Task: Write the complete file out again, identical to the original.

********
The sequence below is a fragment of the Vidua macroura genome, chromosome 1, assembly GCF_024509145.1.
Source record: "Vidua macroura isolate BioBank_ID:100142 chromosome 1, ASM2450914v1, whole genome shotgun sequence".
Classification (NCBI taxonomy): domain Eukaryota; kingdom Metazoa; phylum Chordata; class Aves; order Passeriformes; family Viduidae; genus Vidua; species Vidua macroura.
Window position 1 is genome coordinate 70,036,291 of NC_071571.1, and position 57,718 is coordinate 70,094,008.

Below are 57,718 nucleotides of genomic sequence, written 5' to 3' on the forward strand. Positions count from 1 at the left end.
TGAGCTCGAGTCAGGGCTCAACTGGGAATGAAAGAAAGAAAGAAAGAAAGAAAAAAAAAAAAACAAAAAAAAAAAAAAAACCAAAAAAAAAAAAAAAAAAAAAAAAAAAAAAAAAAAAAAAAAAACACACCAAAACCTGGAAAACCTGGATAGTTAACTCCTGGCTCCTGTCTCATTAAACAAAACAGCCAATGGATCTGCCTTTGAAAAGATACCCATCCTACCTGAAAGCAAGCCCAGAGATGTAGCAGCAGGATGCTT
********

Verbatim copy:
The sequence below is a fragment of the Vidua macroura genome, chromosome 1, assembly GCF_024509145.1.
Source record: "Vidua macroura isolate BioBank_ID:100142 chromosome 1, ASM2450914v1, whole genome shotgun sequence".
Classification (NCBI taxonomy): domain Eukaryota; kingdom Metazoa; phylum Chordata; class Aves; order Passeriformes; family Viduidae; genus Vidua; species Vidua macroura.
Window position 1 is genome coordinate 70,036,291 of NC_071571.1, and position 57,718 is coordinate 70,094,008.

Below are 57,718 nucleotides of genomic sequence, written 5' to 3' on the forward strand. Positions count from 1 at the left end.
TGAGCTCGAGTCAGGGCTCAACTGGGAATGAAAGAAAGAAAGAAAGAAAGAAAAAAAAAAAAACAAAAAAAAAAAAAAAACCAAAAAAAAAAAAAAAAAAAAAAAAAAAAAAAAAAAAAAAAAAACACACCAAAACCTGGAAAACCTGGATAGTTAACTCCTGGCTCCTGTCTCATTAAACAAAACAGCCAATGGATCTGCCTTTGAAAAGATACCCATCCTACCTGAAAGCAAGCCCAGAGATGTAGCAGCAGGATGCTT